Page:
Film Review | Sunday, 08 February 2009

The personal is political

In an utterly charming and utterly disarming move - to equal if not surpass her recent award-speech blunders - Kate Winslet appeared as a highly unflattering version of herself in Ricky Gervais’ Extras. In the first episode of the sitcom, which runs on the same breed of cringe-worthy tragicomedy as the other Gervais masterpiece, The Office, Winslet confesses the real reason behind her involvement in the Holocaust drama that the titular extras are also participating in. “I’m doing it ‘cos I’ve noticed that if you do a film about the Holocaust, you’re guaranteed an Oscar,” she admits to a shocked Ricky Gervais and Ashley Jensen. “Shindler’s bloody List…The Pianist…Oscars, comin’ out of their arse!”
Winslet’s claim that she “had forgotten” about her role in Extras is perhaps less convincing than her other excuse for taking on the role of Hanna Schmitz in Stephen Daldry’s adaptation of Bernard Schlink‘s The Reader: the story isn’t really about the Holocaust as such.
And for the duration of the film’s initial arc, we might just be sold on the idea. We witness the early days of Micheal Berg’s (David Kross, elder incarnation played by Ralph Fiennes) affair with Hanna, which blossoms after she helps him get home after seeing him getting sick on the street, in what proves to be a rare moment of selflessness on her part. What ensues is a more or less typical but nonetheless tender sexual initiation for our protagonist, with some significant twists and turns on the way. Their relationship is a largely one-way affair, with Hanna calling the shots. Her most particular request is that Michael read to her, and the teenage student proves more than willing to indulge her in some of the highlights of Western literature following their bouts of lovemaking. One day, however, this convenient rite-of-passage is cut short, as Hanna disappears without a trace. Bereft, Michael goes on to study law and when, years later, he attends the court hearings of suspected SS guards, he finds Hanna to have been one of them.
Some (including a clearly bitter Kristin-Scott Thomas) have protested that Winslet’s ‘Best Supporting Actress’ win at the Golden Globes isn’t justified, because her role in The Reader is hardly peripheral. But it’s hard to deny that the film belongs to Michael. We follow him from the 50s through to the 80s as he struggles to make sense of how to deal with this frankly bizarre (not to mention emotionally wrenching) situation. Initially, sympathising with him is hard: he gets to fulfil one of the most airtight male fantasies of all (who wouldn’t want to be taught the ways of love by Kate Winslet?) and there doesn’t seem to be much else to him apart from a love of literature. It is only through the interjections of the present-day storyline that we can grasp at something of his character, as Fiennes doesn’t fail to deliver a generous wallop of that subdued grief he does so well. But stellar performances from the cast aren’t enough to revive this ornate-but-cold exercise in filmmaking. Daldry, applying the same sombre approach as he did in that other chronologically-hopscotching Oscar-baiter, The Hours, creates the perfect middle-class entertainment. Like Atonement, it’s the kind of film that’ll make you feel clever and conscientious while asking no effort in return, bathed as it is weighty subject matter and literary gravitas. This is not to say that the film doesn’t have its merits. The initial conceit is enough to sustain the two-hour running time, as it leaves Michael affected for life and is only complicated further. The ethical conundrums are heavy: even if it is your legal duty, should you help an SS guard? How far can guilt stretch and what must one do to sustain the memory of the horrors of the Holocaust? The refusal to paint a black-and-white picture of a Nazi official is in itself a bold move and has caused some minor controversy. But these are all intellectual pursuits, and the film barely manages to escape the confines of its original prose. The fact remains that Daldry is content to simply illustrate the novel, replacing any introspective monologues and descriptions by meaningful glances and bathing everything in a bleak, but nonetheless ‘fine’, statuesque glow.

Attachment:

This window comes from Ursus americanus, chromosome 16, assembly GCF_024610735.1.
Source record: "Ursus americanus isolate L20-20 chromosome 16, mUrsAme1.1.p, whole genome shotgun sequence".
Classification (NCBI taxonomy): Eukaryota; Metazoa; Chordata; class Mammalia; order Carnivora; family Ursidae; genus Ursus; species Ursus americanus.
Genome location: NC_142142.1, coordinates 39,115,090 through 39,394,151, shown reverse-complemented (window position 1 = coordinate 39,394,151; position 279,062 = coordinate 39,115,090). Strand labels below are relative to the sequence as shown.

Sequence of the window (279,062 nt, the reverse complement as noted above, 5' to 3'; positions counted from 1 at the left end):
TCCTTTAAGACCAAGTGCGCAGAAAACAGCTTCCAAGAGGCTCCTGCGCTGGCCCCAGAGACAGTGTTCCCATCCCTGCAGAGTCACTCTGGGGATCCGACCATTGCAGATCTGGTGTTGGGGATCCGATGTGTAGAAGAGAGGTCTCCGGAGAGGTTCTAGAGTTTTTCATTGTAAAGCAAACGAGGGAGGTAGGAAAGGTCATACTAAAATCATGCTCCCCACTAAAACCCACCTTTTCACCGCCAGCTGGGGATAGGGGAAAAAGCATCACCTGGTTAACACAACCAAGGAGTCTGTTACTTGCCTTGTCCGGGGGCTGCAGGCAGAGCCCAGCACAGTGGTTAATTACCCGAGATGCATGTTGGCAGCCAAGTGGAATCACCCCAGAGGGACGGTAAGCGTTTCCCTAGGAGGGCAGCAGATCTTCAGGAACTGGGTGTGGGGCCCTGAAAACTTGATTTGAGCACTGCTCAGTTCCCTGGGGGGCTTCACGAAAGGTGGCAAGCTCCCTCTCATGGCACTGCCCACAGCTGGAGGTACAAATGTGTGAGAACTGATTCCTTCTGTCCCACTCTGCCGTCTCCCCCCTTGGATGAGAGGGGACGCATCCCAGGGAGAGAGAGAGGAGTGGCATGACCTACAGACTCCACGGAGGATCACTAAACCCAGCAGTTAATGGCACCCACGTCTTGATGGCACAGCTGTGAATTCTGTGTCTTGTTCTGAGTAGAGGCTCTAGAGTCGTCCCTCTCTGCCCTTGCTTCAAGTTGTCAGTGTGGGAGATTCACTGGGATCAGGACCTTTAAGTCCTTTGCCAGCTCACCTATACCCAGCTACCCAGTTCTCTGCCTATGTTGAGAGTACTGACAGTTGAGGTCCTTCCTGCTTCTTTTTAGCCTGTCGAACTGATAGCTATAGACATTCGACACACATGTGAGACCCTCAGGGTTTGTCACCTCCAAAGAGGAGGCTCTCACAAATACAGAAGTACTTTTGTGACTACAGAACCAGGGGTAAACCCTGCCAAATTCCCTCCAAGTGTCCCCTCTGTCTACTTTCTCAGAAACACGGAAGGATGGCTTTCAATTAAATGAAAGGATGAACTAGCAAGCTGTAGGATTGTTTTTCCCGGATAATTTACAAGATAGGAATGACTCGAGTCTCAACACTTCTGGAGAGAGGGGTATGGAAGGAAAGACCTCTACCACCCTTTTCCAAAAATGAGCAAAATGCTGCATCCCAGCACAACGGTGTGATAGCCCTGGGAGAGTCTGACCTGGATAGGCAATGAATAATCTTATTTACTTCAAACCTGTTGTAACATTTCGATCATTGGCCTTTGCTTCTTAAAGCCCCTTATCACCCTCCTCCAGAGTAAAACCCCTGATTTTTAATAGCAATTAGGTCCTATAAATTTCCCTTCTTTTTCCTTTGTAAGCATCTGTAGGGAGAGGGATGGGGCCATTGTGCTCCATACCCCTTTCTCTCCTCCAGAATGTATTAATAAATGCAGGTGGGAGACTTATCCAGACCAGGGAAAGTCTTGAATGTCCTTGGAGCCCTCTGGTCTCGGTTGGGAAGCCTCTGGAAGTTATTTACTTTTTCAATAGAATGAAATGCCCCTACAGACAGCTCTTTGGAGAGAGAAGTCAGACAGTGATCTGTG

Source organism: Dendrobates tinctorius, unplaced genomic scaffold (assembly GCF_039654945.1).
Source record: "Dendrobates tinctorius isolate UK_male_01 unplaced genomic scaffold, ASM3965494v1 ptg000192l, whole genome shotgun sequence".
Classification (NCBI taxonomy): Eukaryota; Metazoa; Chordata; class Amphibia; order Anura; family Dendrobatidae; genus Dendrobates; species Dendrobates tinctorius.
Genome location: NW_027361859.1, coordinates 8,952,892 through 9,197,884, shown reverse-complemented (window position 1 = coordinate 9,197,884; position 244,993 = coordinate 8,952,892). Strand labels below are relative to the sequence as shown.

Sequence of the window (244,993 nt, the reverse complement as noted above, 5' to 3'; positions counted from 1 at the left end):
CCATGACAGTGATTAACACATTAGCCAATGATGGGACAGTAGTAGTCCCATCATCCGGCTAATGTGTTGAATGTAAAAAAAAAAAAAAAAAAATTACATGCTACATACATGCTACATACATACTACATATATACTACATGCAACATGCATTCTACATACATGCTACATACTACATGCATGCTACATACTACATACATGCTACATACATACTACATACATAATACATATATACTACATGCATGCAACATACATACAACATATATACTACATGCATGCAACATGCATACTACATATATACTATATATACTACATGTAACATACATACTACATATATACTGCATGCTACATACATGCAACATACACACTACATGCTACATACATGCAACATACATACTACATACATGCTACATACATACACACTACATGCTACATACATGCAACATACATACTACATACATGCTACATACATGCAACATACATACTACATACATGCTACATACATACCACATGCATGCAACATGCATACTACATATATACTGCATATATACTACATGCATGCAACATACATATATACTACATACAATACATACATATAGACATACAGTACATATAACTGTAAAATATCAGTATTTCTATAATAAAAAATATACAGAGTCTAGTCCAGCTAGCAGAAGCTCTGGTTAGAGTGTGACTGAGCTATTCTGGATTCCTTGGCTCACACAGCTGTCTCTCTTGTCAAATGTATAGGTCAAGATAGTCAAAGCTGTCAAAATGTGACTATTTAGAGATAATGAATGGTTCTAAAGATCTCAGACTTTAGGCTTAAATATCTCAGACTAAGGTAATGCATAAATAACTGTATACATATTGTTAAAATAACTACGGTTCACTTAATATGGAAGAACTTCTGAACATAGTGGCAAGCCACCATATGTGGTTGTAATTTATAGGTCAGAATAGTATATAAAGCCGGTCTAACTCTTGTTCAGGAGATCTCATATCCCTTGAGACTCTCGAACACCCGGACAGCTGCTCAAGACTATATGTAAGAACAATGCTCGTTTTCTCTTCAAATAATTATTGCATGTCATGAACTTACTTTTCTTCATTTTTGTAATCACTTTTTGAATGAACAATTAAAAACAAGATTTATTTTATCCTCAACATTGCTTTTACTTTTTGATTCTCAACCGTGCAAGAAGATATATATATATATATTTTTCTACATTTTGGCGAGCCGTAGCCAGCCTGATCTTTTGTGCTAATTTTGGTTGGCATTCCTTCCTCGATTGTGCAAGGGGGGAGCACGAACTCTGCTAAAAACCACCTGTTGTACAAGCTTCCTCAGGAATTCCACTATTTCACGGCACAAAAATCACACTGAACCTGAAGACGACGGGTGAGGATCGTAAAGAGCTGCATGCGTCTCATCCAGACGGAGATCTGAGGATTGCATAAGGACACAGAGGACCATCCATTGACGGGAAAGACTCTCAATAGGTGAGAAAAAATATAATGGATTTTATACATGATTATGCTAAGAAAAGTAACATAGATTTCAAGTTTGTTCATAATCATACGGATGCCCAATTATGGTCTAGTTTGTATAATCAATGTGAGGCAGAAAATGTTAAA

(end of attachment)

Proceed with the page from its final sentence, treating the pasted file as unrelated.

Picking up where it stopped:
Which is to say, The Reader’s Oscar prospects are looking bright indeed. If 2004’s offensively contrived Crash can win the Best Picture gong, then Daldry’s film - which at least manages to slide some substantial intellectual fibre to chew amid the broody imagery - should have more than a fighting chance. It’s a shame Winslet insists on appearing in po-faced dramas though. Her pre-emptive act of self-parody in the episode of Extras revealed a genius at comic-timing which is consistently going to waste.

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